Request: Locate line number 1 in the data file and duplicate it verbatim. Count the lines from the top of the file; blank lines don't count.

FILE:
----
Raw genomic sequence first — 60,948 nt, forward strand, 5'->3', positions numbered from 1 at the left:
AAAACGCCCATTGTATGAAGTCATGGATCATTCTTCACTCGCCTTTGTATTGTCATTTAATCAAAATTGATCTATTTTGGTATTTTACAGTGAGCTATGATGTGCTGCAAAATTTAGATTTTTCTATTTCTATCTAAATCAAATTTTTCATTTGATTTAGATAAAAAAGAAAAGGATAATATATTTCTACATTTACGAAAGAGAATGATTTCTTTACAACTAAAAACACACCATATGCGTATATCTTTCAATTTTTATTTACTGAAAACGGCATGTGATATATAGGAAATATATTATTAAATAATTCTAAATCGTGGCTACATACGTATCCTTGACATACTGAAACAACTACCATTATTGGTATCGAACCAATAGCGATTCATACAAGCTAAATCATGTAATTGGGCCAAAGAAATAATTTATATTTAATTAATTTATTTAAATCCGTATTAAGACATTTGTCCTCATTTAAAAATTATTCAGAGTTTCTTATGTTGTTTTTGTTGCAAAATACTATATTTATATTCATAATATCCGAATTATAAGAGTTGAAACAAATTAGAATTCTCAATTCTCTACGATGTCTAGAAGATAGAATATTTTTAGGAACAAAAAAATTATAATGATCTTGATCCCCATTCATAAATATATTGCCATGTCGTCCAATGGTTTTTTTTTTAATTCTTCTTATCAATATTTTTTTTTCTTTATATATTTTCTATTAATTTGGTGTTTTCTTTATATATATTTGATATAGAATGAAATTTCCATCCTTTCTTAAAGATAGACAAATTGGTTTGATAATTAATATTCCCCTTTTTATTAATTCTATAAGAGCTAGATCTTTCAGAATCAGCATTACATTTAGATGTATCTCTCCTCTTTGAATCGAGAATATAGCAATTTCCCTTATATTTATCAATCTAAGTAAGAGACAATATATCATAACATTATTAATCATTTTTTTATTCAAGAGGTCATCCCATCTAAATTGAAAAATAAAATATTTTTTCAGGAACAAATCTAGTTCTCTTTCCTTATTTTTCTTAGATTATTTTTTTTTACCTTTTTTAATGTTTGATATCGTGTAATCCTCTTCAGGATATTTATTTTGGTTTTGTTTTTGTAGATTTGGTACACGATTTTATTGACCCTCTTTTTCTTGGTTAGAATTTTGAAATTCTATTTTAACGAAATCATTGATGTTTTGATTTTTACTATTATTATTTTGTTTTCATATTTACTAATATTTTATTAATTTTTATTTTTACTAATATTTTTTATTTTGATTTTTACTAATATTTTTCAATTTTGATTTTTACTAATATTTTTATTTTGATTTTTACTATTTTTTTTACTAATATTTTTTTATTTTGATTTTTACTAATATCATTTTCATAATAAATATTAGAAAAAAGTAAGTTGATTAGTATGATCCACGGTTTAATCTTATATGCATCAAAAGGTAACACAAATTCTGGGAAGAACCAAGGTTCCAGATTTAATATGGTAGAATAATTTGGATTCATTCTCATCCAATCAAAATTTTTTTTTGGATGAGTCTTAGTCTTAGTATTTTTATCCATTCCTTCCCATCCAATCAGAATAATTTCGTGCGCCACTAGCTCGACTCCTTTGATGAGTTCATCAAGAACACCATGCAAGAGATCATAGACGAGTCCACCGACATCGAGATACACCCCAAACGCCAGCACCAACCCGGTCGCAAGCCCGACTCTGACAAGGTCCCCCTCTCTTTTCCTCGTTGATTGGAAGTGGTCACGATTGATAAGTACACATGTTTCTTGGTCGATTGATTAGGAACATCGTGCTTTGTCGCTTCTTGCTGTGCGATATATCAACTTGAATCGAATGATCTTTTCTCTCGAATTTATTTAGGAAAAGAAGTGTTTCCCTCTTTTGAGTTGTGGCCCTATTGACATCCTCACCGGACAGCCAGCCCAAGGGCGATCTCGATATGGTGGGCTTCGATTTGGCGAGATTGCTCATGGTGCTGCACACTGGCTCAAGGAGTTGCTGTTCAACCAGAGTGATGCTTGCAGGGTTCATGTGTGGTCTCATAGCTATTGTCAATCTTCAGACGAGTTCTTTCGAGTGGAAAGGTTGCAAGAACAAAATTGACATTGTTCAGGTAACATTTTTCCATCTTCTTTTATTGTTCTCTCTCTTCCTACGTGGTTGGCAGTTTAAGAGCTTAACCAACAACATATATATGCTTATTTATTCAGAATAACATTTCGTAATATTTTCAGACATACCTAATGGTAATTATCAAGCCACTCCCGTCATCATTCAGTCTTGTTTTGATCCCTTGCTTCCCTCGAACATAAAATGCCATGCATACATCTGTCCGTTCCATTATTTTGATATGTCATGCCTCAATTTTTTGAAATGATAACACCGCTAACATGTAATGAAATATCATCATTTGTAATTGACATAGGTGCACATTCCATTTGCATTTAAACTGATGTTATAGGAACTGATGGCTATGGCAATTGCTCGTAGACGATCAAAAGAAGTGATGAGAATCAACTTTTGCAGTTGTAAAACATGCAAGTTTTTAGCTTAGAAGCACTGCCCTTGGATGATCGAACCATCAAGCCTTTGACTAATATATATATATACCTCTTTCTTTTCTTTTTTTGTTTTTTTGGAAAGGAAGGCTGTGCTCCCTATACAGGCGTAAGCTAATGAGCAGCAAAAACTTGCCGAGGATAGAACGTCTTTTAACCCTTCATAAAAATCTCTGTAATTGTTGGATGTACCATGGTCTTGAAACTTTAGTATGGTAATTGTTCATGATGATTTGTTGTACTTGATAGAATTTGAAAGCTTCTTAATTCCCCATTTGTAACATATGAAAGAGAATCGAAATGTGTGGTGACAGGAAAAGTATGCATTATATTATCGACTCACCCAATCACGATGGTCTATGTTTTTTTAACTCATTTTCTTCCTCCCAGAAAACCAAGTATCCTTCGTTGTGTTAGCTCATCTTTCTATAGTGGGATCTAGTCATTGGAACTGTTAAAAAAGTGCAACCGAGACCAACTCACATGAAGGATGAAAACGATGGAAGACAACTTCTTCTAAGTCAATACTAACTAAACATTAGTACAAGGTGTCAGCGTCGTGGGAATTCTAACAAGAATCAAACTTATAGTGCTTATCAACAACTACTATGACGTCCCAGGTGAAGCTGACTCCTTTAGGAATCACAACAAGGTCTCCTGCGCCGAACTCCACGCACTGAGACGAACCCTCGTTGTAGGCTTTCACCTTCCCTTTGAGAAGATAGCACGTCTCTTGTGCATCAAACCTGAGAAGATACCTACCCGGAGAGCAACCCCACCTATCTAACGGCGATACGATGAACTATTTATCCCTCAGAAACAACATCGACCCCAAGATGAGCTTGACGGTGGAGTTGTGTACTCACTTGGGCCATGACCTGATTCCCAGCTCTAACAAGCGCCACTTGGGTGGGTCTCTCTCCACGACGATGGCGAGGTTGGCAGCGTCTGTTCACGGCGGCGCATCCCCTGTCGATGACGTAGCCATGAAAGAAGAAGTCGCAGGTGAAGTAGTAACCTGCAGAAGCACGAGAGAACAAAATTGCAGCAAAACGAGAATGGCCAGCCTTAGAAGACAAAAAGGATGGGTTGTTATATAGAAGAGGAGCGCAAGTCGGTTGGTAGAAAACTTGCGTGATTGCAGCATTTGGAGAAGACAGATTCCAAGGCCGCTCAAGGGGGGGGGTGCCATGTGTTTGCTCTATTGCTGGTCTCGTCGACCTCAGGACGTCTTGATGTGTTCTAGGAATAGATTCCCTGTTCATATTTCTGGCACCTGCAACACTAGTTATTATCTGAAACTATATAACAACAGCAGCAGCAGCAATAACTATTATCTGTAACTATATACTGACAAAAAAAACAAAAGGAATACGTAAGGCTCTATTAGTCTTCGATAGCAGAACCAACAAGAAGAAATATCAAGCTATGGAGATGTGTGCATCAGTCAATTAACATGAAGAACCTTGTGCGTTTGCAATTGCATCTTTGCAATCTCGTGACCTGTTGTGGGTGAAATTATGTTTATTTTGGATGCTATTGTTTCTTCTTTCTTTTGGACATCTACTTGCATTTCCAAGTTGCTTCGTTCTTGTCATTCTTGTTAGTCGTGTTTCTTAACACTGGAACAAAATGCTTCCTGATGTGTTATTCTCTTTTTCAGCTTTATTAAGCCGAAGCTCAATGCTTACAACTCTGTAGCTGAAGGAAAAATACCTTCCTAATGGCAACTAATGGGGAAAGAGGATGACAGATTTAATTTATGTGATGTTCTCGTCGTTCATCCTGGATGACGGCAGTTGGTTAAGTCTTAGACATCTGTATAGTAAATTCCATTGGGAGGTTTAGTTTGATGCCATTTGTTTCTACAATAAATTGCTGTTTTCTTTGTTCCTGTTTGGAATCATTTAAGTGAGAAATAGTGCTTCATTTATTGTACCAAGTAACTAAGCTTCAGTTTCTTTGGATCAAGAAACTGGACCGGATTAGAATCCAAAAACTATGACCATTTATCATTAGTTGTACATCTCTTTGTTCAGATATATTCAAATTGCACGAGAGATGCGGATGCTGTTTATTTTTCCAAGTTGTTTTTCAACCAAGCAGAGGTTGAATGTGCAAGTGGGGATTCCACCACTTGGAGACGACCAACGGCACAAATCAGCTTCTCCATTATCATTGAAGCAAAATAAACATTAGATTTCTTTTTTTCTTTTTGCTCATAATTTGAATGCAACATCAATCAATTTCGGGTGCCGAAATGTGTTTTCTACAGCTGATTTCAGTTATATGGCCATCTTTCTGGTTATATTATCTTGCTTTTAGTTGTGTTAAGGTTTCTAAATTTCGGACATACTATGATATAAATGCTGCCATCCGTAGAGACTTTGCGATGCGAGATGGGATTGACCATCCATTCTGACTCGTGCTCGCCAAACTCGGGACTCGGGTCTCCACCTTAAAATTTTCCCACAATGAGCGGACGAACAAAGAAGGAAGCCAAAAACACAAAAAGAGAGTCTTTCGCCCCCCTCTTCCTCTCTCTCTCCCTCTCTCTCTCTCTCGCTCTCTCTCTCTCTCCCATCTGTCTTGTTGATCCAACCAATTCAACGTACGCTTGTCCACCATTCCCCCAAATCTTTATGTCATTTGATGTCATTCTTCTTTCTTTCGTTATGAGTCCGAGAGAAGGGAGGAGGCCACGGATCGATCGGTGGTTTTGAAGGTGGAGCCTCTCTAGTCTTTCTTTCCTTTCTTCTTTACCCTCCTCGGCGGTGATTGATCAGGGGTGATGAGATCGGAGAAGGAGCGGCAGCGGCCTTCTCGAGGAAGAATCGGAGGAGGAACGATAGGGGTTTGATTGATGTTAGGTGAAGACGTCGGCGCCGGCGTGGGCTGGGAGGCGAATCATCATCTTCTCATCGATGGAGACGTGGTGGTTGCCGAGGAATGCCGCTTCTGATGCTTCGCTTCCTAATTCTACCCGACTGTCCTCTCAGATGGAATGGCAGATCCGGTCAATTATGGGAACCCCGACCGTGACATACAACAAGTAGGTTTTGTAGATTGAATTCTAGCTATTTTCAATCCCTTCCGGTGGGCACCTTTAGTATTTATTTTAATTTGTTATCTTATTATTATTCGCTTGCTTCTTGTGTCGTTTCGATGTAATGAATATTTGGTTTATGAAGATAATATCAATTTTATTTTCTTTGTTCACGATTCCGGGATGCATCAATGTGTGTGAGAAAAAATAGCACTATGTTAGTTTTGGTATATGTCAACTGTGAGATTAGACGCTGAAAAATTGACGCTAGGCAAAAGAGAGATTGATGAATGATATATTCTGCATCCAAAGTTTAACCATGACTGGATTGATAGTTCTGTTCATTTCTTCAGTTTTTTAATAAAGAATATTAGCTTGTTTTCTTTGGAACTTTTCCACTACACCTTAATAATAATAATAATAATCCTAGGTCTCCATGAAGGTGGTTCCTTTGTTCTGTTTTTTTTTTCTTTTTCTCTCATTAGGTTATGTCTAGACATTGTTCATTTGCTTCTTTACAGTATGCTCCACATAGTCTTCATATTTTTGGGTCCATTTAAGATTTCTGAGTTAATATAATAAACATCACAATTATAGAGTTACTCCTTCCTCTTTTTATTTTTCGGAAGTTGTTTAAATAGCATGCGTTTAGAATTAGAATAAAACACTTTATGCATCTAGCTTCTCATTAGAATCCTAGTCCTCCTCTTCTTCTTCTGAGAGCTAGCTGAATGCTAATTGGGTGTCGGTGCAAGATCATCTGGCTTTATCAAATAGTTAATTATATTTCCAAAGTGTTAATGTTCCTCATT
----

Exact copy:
Raw genomic sequence first — 60,948 nt, forward strand, 5'->3', positions numbered from 1 at the left: